Why did you decide to build it yourself? Did you consider hiring it out?
The building process was an easy decision for me. I knew it would be difficult and a long process as I didn’t have 100% of my time to devote to it. But I am not one to just shy away from something just because I am not an expert. I grew up around tools and did a plethora of different jobs that were all related to construction.
I am a DIY fan and believe more people need to just jump in and do it. There are a few things I had to hire out, ( i.e. the electric rough in, some plumbing and the flash hot water heater) but I was there the entire time they were, learning and helping. Or pestering some times I guess. Oh and the HVAC system for the mini split. I did everything else.
You have a 2 year old daughter. Do you have any advice for others that want to live tiny with young ones?
We havent been in the house long. In fact it has only been a few days now, but it feels like home. I was worried that I would feel cramped, and concerned that our daughter would have a hard time adjusting, but other than feeling like she is a little more clingy than normal, it has gone very smoothly. She loves her new room. Even though its small she is having a great time with it. Time will only tell how things go as we grow up in the home but living with a toddler in a tiny house is 100% doable.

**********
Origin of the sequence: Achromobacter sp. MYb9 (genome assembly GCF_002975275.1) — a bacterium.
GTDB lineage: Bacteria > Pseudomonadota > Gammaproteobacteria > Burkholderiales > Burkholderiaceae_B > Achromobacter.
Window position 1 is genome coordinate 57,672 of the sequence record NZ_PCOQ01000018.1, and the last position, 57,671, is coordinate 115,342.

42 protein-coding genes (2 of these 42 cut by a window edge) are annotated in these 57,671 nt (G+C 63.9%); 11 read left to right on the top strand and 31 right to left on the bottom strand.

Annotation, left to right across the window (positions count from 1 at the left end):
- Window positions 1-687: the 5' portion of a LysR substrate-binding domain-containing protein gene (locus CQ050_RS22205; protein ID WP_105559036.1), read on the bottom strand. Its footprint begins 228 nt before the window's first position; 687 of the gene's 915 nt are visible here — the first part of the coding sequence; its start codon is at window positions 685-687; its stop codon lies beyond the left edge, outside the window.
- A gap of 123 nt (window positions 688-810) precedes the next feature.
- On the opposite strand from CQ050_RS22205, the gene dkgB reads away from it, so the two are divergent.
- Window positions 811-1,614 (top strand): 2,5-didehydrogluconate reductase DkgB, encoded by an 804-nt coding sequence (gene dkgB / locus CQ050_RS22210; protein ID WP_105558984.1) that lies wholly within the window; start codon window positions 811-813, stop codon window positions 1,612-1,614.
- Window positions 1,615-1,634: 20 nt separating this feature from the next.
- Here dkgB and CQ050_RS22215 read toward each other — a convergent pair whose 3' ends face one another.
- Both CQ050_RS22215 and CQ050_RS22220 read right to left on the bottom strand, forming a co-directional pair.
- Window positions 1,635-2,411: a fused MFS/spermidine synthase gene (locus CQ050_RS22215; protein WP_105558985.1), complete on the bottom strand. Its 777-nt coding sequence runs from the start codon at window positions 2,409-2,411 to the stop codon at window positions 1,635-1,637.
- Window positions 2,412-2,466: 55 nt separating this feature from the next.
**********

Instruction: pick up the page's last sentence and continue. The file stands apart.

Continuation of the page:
What was the build process like for you guys?
The build process has been a long one. One year almost on the dot to be exact. I had my father available to help with some of the heavy lifting and Holly has been a trooper coming out almost every day during Ev’s nap and working with me or doing side projects to get things ready. It has been a labor of love and sacrifice. But one year of sacrifice for the two of us has been well worth it. One thing that also helped during this build is the experience from all the random jobs I had growing up. I helped roof my parents’ home, I helped wire my brother’s house, I put in tile floors, I cleaned new houses and apartments for my father in law, I worked on repairing decks and refinishing them, I helped my brother in law build his house from scratch, and on and on. There was never any formal training but I gleaned information as I grew up and for the things I didn’t know I was able to learn from Andrew’s videos and you tube.
How did you balance your time with building, work, and being a family?
Balancing time has been the most difficult this year. I wanted to go play with Ev, take her to the park, go to kids’ time, etc. but Holly was the one who took the driver’s seat on that to give me the time I needed to work. That has been the hardest sacrifice in my opinion. The loss of sleep, bloody fingers, crushed toes etc. wasn’t that big of a deal. That is just a part of construction.
What was the best part of your build?